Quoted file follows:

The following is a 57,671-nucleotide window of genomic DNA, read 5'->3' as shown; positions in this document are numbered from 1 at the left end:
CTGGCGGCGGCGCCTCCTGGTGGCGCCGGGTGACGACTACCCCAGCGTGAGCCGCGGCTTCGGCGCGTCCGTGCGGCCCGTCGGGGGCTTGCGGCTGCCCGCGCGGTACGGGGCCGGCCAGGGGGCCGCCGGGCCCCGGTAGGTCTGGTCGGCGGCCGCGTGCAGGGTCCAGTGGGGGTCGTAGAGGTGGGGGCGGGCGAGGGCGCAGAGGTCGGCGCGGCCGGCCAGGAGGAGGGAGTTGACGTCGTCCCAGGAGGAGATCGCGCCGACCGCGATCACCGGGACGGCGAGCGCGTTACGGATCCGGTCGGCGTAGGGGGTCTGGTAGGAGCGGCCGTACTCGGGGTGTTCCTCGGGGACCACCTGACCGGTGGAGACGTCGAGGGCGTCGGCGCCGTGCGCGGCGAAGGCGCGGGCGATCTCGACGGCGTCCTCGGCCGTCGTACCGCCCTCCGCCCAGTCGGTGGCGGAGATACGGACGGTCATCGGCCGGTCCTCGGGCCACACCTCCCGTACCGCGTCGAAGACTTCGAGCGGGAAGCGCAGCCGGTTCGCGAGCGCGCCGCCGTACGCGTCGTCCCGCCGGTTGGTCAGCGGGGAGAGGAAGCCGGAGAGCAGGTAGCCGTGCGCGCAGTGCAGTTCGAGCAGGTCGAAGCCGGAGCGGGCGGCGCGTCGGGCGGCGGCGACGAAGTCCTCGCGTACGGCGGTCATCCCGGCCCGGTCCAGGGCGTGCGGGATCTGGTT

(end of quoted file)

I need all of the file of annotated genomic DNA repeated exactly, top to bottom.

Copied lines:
The following is a 57,671-nucleotide window of genomic DNA, read 5'->3' as shown; positions in this document are numbered from 1 at the left end:
CTGGCGGCGGCGCCTCCTGGTGGCGCCGGGTGACGACTACCCCAGCGTGAGCCGCGGCTTCGGCGCGTCCGTGCGGCCCGTCGGGGGCTTGCGGCTGCCCGCGCGGTACGGGGCCGGCCAGGGGGCCGCCGGGCCCCGGTAGGTCTGGTCGGCGGCCGCGTGCAGGGTCCAGTGGGGGTCGTAGAGGTGGGGGCGGGCGAGGGCGCAGAGGTCGGCGCGGCCGGCCAGGAGGAGGGAGTTGACGTCGTCCCAGGAGGAGATCGCGCCGACCGCGATCACCGGGACGGCGAGCGCGTTACGGATCCGGTCGGCGTAGGGGGTCTGGTAGGAGCGGCCGTACTCGGGGTGTTCCTCGGGGACCACCTGACCGGTGGAGACGTCGAGGGCGTCGGCGCCGTGCGCGGCGAAGGCGCGGGCGATCTCGACGGCGTCCTCGGCCGTCGTACCGCCCTCCGCCCAGTCGGTGGCGGAGATACGGACGGTCATCGGCCGGTCCTCGGGCCACACCTCCCGTACCGCGTCGAAGACTTCGAGCGGGAAGCGCAGCCGGTTCGCGAGCGCGCCGCCGTACGCGTCGTCCCGCCGGTTGGTCAGCGGGGAGAGGAAGCCGGAGAGCAGGTAGCCGTGCGCGCAGTGCAGTTCGAGCAGGTCGAAGCCGGAGCGGGCGGCGCGTCGGGCGGCGGCGACGAAGTCCTCGCGTACGGCGGTCATCCCGGCCCGGTCCAGGGCGTGCGGGATCTGGTT